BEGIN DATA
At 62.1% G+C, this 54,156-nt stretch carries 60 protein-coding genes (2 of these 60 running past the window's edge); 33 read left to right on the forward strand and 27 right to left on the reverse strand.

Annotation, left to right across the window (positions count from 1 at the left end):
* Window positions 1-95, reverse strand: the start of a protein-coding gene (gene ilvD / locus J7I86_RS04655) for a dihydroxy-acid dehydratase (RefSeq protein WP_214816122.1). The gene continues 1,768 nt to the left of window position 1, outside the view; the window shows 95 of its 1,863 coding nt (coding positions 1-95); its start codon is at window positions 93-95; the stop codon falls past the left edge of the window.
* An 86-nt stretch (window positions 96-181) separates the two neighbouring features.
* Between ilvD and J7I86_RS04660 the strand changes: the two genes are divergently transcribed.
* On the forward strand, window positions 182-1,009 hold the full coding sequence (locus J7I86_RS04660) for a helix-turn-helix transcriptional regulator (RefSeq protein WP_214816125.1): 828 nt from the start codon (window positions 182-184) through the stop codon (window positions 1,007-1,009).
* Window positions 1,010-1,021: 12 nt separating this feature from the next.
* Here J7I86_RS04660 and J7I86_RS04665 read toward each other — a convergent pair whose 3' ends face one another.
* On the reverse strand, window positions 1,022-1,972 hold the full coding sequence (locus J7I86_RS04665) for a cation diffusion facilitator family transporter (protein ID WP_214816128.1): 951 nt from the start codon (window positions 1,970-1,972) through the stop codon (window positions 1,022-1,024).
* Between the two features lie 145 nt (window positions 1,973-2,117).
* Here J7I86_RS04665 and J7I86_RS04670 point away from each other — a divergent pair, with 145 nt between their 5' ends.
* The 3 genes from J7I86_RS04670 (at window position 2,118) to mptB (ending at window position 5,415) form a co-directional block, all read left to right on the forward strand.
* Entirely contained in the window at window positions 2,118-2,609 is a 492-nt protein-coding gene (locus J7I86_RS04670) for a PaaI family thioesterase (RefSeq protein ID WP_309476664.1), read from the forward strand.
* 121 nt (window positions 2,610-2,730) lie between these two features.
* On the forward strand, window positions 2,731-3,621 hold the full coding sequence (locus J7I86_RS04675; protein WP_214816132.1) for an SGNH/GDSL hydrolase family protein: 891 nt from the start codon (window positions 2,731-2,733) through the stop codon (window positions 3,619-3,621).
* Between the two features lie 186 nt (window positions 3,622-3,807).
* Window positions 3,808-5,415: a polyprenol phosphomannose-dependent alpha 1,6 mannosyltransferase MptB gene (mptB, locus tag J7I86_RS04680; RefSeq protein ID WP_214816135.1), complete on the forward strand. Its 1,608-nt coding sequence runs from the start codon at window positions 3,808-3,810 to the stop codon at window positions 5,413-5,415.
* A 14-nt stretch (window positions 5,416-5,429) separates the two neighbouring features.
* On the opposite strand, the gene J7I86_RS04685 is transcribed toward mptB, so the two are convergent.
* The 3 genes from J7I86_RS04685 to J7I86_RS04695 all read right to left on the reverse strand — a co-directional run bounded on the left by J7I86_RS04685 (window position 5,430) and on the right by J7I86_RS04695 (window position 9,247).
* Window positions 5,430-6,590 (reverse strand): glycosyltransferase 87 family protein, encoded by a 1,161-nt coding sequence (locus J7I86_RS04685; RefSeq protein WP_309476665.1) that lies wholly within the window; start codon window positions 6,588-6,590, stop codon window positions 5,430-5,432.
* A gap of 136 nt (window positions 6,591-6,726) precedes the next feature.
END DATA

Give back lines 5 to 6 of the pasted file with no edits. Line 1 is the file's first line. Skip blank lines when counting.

* Between ilvD and J7I86_RS04660 the strand changes: the two genes are divergently transcribed.
* On the forward strand, window positions 182-1,009 hold the full coding sequence (locus J7I86_RS04660) for a helix-turn-helix transcriptional regulator (RefSeq protein WP_214816125.1): 828 nt from the start codon (window positions 182-184) through the stop codon (window positions 1,007-1,009).